libSBML C++ API 5.10.2
Sarah Keating, Frank Bergmann, Ben Bornstein, Akiya Jouraku and Lucian Smith designed and wrote most of the software, with contributions from Gordon Ball, Bill Denney, Christoph Flamm, Akira Funahashi, Ralph Gauges, Martin Ginkel, Alex Gutteridge, Stefan Hoops, Michael Hucka, Totte Karlsson, Moriyoshi Koizumi, Ben Kovitz, Rainer Machné, Nicolas Rodriguez, and many others in the SBML community. Michael Hucka wrote most of this libSBML user and API documentation.
This manual describes theC++ application programming interface (API) of libSBML, an open-source (LGPL) library for writing and manipulating the Systems Biology Markup Language (SBML). This version of libSBML supports all releases of SBML up through Level 3 Version 1 Core Release 1. For more information about SBML, please visit http://sbml.org on the Internet. Please report bugs and other issues with libSBML using the tracker at http://sbml.org/Software/libSBML/issue-tracker.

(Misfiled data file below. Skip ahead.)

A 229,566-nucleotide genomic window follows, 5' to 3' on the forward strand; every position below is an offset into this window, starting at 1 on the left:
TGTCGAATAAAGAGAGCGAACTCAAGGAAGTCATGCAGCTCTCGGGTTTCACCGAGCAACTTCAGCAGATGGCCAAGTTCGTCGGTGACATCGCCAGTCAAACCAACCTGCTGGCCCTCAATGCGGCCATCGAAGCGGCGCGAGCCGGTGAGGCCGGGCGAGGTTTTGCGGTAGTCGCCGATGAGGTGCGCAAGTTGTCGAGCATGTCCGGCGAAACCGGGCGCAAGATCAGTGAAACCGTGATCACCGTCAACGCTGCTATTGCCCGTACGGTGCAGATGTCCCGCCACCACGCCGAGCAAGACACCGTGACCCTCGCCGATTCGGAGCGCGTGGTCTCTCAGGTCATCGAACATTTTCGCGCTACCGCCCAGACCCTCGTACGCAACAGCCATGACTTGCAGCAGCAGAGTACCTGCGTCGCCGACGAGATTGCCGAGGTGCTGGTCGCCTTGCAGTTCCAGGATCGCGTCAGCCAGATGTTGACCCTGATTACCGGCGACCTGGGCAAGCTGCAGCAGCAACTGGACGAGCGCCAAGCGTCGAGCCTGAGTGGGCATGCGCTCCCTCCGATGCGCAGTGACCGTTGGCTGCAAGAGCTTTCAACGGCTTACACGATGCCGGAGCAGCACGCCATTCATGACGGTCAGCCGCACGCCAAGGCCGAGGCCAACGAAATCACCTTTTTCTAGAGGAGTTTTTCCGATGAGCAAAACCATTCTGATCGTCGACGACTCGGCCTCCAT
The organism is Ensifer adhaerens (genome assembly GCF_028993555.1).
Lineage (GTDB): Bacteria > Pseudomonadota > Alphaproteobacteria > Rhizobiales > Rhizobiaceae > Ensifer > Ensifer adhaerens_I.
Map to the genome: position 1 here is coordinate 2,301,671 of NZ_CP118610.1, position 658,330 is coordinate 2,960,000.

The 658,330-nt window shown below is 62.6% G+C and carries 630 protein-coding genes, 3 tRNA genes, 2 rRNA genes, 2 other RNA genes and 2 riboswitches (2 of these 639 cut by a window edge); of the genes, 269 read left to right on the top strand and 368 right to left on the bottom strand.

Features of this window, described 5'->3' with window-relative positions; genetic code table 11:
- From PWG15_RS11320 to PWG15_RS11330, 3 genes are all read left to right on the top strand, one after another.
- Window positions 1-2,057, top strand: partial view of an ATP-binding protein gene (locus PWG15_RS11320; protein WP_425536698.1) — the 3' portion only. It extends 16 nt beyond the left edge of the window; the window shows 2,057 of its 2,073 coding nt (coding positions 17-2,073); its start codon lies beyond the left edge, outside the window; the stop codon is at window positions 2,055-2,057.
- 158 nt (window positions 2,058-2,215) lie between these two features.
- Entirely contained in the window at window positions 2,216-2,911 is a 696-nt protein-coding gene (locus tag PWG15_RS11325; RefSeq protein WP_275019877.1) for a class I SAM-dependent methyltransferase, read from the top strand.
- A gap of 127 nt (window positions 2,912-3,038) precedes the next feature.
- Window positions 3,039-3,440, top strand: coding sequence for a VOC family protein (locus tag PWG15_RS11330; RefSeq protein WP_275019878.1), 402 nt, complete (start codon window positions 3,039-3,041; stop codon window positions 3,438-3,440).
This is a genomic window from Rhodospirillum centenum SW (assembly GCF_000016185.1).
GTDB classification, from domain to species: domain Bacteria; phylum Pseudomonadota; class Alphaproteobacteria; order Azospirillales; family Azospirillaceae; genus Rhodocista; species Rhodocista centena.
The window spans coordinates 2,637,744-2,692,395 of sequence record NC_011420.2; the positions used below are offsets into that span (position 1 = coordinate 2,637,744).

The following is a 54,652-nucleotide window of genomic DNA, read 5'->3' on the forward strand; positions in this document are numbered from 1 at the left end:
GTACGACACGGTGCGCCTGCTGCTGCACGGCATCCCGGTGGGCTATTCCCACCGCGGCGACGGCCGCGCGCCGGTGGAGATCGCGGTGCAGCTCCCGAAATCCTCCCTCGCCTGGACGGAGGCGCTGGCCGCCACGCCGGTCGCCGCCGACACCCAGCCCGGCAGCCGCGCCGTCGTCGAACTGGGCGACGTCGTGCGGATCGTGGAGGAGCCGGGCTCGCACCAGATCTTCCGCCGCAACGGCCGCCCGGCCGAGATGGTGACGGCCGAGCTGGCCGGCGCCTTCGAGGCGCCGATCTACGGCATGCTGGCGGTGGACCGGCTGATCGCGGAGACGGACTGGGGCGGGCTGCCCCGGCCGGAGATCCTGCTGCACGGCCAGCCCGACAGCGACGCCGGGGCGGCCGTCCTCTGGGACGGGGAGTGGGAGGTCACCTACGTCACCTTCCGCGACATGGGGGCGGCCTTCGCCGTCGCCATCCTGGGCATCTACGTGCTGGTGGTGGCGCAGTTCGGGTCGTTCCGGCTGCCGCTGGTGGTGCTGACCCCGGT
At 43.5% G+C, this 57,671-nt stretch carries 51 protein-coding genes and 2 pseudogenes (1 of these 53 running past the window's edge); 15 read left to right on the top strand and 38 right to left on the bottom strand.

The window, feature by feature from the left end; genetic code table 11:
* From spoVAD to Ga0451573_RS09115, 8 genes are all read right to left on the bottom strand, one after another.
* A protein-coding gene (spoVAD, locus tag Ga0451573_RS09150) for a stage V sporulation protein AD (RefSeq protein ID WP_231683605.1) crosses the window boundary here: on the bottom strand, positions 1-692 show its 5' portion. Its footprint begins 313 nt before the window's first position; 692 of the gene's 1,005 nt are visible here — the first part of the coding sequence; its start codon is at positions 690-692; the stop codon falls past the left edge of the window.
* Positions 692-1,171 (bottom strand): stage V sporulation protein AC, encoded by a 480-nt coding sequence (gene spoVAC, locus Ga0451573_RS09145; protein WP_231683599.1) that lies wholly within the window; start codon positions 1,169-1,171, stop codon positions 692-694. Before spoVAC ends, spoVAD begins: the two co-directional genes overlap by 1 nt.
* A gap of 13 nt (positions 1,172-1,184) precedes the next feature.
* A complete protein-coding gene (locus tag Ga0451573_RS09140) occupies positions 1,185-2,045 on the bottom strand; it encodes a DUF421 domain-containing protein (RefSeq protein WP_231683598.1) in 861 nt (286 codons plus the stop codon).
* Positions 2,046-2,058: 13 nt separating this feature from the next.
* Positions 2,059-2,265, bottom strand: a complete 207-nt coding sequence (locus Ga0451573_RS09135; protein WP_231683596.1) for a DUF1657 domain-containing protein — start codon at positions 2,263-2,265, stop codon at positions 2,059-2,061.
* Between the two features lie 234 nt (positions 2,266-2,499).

To get started with libSBML, you may find the following sections of this manual helpful:
You can use the navigation bar, table of contents and search facilities of this manual to locate specific documentation about the libSBML API. In addition, if you are interested in developing enhancements or extensions to libSBML, the following section may be helpful:
Please note: article citations are crucial to our academic careers. If you use libSBML and you publish papers about your software, we ask that you please cite the libSBML paper:
Bornstein, B. J., Keating, S. M., Jouraku, A., and Hucka M. (2008) LibSBML: An API Library for SBML. Bioinformatics, 24(6):880-881.This and other projects of the SBML Team have been supported by the following organizations: the National Institutes of Health (USA) under grants R01 GM070923 and R01 GM077671; the International Joint Research Program of NEDO (Japan); the JST ERATO-SORST Program (Japan); the Japanese Ministry of Agriculture; the Japanese Ministry of Education, Culture, Sports, Science and Technology; the BBSRC e-Science Initiative (UK); the DARPA IPTO Bio-Computation Program (USA); the Army Research Office's Institute for Collaborative Biotechnologies (USA); the Air Force Office of Scientific Research (USA); the California Institute of Technology (USA); the University of Hertfordshire (UK); the Molecular Sciences Institute (USA); the Systems Biology Institute (Japan); and Keio University (Japan).
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